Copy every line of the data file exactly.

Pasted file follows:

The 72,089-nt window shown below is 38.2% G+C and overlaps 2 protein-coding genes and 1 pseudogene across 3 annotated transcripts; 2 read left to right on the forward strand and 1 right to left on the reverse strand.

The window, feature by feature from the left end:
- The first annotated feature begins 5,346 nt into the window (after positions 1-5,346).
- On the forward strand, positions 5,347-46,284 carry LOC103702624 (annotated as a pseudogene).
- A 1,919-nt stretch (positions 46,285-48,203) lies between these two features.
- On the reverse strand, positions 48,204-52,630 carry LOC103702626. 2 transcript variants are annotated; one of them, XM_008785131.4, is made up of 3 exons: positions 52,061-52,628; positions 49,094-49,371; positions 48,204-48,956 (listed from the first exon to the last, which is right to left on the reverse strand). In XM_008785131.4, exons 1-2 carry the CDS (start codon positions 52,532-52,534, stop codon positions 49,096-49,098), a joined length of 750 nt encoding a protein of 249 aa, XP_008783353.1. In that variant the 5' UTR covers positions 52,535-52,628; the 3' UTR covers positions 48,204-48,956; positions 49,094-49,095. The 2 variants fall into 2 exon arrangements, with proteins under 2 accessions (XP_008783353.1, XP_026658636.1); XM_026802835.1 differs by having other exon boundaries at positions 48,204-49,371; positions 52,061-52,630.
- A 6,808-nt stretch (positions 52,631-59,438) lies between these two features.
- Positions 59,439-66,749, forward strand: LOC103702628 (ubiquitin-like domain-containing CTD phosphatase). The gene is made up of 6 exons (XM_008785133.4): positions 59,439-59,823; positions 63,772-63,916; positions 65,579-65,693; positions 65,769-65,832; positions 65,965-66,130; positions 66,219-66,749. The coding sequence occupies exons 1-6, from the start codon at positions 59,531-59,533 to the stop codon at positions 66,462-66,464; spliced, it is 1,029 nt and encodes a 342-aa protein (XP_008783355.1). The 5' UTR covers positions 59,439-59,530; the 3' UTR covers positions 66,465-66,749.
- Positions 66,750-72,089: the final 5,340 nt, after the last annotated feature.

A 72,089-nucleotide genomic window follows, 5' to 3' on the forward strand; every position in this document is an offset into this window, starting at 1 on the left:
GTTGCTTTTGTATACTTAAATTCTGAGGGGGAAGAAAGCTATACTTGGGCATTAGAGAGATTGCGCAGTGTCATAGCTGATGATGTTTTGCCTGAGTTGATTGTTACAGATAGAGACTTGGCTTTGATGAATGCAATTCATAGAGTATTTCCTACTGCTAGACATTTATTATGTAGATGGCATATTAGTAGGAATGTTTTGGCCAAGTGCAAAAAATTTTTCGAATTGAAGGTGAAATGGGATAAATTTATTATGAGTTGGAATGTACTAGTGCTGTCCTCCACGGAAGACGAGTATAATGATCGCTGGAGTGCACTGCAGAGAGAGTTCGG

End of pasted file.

The 72,089-nt window shown below is 38.2% G+C and overlaps 2 protein-coding genes and 1 pseudogene across 3 annotated transcripts; 2 read left to right on the forward strand and 1 right to left on the reverse strand.

The window, feature by feature from the left end:
- The first annotated feature begins 5,346 nt into the window (after positions 1-5,346).
- On the forward strand, positions 5,347-46,284 carry LOC103702624 (annotated as a pseudogene).
- A 1,919-nt stretch (positions 46,285-48,203) lies between these two features.
- On the reverse strand, positions 48,204-52,630 carry LOC103702626. 2 transcript variants are annotated; one of them, XM_008785131.4, is made up of 3 exons: positions 52,061-52,628; positions 49,094-49,371; positions 48,204-48,956 (listed from the first exon to the last, which is right to left on the reverse strand). In XM_008785131.4, exons 1-2 carry the CDS (start codon positions 52,532-52,534, stop codon positions 49,096-49,098), a joined length of 750 nt encoding a protein of 249 aa, XP_008783353.1. In that variant the 5' UTR covers positions 52,535-52,628; the 3' UTR covers positions 48,204-48,956; positions 49,094-49,095. The 2 variants fall into 2 exon arrangements, with proteins under 2 accessions (XP_008783353.1, XP_026658636.1); XM_026802835.1 differs by having other exon boundaries at positions 48,204-49,371; positions 52,061-52,630.
- A 6,808-nt stretch (positions 52,631-59,438) lies between these two features.
- Positions 59,439-66,749, forward strand: LOC103702628 (ubiquitin-like domain-containing CTD phosphatase). The gene is made up of 6 exons (XM_008785133.4): positions 59,439-59,823; positions 63,772-63,916; positions 65,579-65,693; positions 65,769-65,832; positions 65,965-66,130; positions 66,219-66,749. The coding sequence occupies exons 1-6, from the start codon at positions 59,531-59,533 to the stop codon at positions 66,462-66,464; spliced, it is 1,029 nt and encodes a 342-aa protein (XP_008783355.1). The 5' UTR covers positions 59,439-59,530; the 3' UTR covers positions 66,465-66,749.
- Positions 66,750-72,089: the final 5,340 nt, after the last annotated feature.

A 72,089-nucleotide genomic window follows, 5' to 3' on the forward strand; every position in this document is an offset into this window, starting at 1 on the left:
GTTGCTTTTGTATACTTAAATTCTGAGGGGGAAGAAAGCTATACTTGGGCATTAGAGAGATTGCGCAGTGTCATAGCTGATGATGTTTTGCCTGAGTTGATTGTTACAGATAGAGACTTGGCTTTGATGAATGCAATTCATAGAGTATTTCCTACTGCTAGACATTTATTATGTAGATGGCATATTAGTAGGAATGTTTTGGCCAAGTGCAAAAAATTTTTCGAATTGAAGGTGAAATGGGATAAATTTATTATGAGTTGGAATGTACTAGTGCTGTCCTCCACGGAAGACGAGTATAATGATCGCTGGAGTGCACTGCAGAGAGAGTTCGG